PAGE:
By Basia Lewandowska Cummings
We British are very good at honoring the dead.
Last Friday Prime Minister David Cameron, his deputy Nick Clegg et al attended the annual Remembrance Day ceremony; our political elite competed to appear most sombre, respectful. Central London was peppered with war memorials–heavy sculptures in dark metals, the lists of names seemed endless. However, what Britain isn’t good at remembering – never mind honouring – are the thousands who fought alongside the British; the Nigerians, Kenyans or Sierra Leoneans who enlisted in the colonies, fighting on the multiple fronts of the war, for a country whose interests were far from their own. In the newsreels that show hundreds of African’s marching toward possible death, the voiceover remarks: ‘strong, tough, the most magnificently built race in the world! Negro soldiers march bare foot to their encampment …Africans fight for their cause, and ours’. But it wasn’t their cause and therein lie the fascinating questions that Barnaby Phillips’ documentary “Burma Boy” addresses.
Through the remarkable figure of Isaac Fadoyebo, a Nigerian who fought for the British against the Japanese in Burma, the story of the 100,000 Africans enlisted in the Second World War is told.
Isaac, still alive in Lagos today, sustained appalling injuries during a confrontation in the Burmese jungle. Left for dead, he managed to survive thanks to the generosity of a family in a nearby village who nursed him and his friend David Kagbo back to life. For nine months the two men hid with Shuyiman and his family. Sixty-seven years later, by some miraculous stroke of luck (and a good researcher) Phillips is standing in monsoon season in the Burmese jungle–rain thundering on a tin roof–face to face with the family who saved Isaac, showing them photographs of the man who has become part of their family history, and part of village mythology.
We went to Burma not knowing we would find them, I was sceptical. Isaac’s directions were not the best, they were along the lines of ‘if you are coming down the river from India, its on the right hand side’… which means that’s the west bank of a river that is 300 miles long’. And yet, they found the family thanks to another soldier’s account of the skirmish, where many men were killed. ‘We just didn’t know if the village was still there … it was incredibly emotional for me that we found them…even once we located them I had no idea what they thought about it, and it was amazing to see that they felt about it the same way that I did. This is something they’ve known about for sixty years, it must have been miraculous to them that this stranger from England turned up, talking about it’.
For Barnaby, this encounter was powerful for two historical reasons:
We think of Africa as a disaster, a continent that has failed in places. And in this particular instance, the people that saved Isaac’s life are in the same village, doing exactly what their parents did, and he has gone on to a (relatively) much more prosperous and comfortable life. He has flown around the world, he has children who are doctors and lawyers, he owned a car, and so for that reason I find it very interesting. The Burmese conflict also complicates the ethical compass of the Second World War. It was not only the free versus the fascists, the good against evil. In Burma it was more clearly a case of two empires fighting for the spoils of war, in somebody else’s country. So in a sense both the Burmese local people and the African soldiers were victims of that imperial struggle between Britain and Japan’.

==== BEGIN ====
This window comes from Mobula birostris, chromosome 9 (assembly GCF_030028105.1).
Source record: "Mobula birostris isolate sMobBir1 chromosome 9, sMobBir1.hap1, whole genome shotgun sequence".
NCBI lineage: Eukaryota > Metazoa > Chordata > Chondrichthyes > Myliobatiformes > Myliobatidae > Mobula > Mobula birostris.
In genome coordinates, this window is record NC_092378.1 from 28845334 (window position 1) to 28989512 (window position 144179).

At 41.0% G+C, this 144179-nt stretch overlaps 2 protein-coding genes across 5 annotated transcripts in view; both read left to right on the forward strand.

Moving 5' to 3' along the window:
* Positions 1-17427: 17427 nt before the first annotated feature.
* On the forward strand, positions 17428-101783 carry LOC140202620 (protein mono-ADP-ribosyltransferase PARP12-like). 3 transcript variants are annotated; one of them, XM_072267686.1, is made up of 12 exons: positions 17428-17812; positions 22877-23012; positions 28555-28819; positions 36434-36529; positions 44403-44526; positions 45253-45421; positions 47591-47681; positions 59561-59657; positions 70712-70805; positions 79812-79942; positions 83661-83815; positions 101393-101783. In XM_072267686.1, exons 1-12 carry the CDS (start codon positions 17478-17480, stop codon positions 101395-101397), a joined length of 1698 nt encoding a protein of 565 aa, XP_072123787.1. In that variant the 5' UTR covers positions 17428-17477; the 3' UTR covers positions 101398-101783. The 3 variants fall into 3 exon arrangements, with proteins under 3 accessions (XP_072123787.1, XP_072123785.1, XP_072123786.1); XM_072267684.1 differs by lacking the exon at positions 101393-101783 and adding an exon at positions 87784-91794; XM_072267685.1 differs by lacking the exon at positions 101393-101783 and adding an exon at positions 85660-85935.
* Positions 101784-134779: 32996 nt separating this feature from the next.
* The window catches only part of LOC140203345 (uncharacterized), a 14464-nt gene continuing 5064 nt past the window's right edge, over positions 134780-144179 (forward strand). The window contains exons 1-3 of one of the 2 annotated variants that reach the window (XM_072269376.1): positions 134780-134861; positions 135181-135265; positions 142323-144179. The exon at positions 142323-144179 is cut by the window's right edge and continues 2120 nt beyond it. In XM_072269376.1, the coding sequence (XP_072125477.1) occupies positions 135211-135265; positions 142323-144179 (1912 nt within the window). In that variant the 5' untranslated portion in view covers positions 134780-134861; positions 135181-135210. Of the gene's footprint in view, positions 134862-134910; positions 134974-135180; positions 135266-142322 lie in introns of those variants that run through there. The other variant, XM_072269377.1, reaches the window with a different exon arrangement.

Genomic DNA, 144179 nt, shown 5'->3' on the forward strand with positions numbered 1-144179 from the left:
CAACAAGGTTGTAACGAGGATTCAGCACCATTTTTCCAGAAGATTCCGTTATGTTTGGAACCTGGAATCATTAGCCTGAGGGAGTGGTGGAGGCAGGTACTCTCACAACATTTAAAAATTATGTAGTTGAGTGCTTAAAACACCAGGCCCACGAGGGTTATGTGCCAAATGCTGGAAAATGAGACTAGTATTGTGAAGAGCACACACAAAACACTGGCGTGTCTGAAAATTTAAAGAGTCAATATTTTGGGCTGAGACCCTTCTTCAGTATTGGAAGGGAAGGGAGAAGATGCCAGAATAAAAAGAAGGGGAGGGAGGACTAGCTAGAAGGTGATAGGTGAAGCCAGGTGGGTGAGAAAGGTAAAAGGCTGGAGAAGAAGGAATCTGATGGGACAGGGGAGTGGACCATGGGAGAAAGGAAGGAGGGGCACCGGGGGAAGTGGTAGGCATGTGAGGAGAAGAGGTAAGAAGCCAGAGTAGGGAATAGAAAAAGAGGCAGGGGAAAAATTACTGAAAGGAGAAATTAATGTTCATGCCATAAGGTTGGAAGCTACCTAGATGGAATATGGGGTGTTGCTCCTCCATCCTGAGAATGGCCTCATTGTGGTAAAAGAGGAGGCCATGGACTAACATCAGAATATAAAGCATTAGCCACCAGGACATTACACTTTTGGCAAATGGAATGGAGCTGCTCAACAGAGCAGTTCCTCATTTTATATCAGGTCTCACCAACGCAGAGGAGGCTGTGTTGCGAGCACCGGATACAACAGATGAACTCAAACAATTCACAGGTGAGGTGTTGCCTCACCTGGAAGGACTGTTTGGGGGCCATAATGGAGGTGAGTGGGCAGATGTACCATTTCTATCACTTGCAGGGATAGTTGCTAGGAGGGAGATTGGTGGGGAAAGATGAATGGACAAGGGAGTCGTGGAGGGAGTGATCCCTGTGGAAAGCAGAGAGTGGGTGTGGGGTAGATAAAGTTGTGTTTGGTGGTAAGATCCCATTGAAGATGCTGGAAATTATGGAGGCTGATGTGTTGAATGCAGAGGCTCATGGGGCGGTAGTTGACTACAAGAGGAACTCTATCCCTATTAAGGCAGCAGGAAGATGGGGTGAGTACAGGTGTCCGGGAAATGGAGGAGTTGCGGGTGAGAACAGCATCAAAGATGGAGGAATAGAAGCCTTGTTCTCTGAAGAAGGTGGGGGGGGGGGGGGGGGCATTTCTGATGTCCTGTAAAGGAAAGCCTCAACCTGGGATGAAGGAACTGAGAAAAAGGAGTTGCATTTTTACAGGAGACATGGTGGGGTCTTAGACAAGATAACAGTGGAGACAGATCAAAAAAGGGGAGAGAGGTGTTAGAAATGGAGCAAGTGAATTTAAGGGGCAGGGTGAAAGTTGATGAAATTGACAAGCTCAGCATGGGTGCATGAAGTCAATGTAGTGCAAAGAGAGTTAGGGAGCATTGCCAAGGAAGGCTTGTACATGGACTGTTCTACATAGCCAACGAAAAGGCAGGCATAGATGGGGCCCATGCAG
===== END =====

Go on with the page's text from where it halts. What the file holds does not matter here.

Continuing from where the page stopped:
Barnaby’s film complicates the narrative of the war; it isn’t just a European tragedy, and Britain was not only fighting for freedom, but for gains elsewhere. And this was to be the empires own undoing, for “Burma Boy” shows that colonized countries were radically changed by the journeys the war necessitated. The contagious, subversive ideas of autonomy could not be contained once African soldiers had fought for somebody else’s right to freedom. While Britain desperately tried to prop-up its empire against the Japanese, the Nigerian’s came back with a virus
… Once the genie was out, once they had a better understanding of their place in the world, once they had seen the fallibility of Britain, they could relate to white people as human beings.
Indirect rule in Northern Nigerian kept the white district commissioners far away from local people, then ‘suddenly they would be on a boat with some swearing cockney sailor or navvy from Liverpool, and the scales would drop from their eyes about what Britain was, so it was an empowering experience.’
Does Isaac perhaps personify the shifts in attitudes between peoples?
‘Yes… many of the East African soldiers ended up fighting for the Mau Mau against – in some cases- the same officers who they had been with in Burma. One of these describes how Burma was a seminal moment for him, as it taught him to fight in the jungle, it taught him new ideas, he met African-American troops who questioned why he was fighting for the British, so for all sorts of people it transformed their perspective’.
Barnaby’s documentary is a clear, historical approach to a part of Britain’s legacy that has been fogged, clouded by the will to remember those closer to home. Similar to Idrissa Mora Kpai’s film “Indochina, Traces of A Mother” (2010), that follows the story of the 60,000 African soldiers enlisted by the French to fight the Viet Minh, Barnaby’s documentary departs from the normal, perhaps neater narrative. It is all the more poignant, that at this years Remembrance Day ceremony in Lagos, Isaac was guest of honour, finally recognized for courage and support in Britain’s battles.
You can watch Barnaby Phillips’ documentary in full-length here (on Al Jazeera’s site) or on Youtube: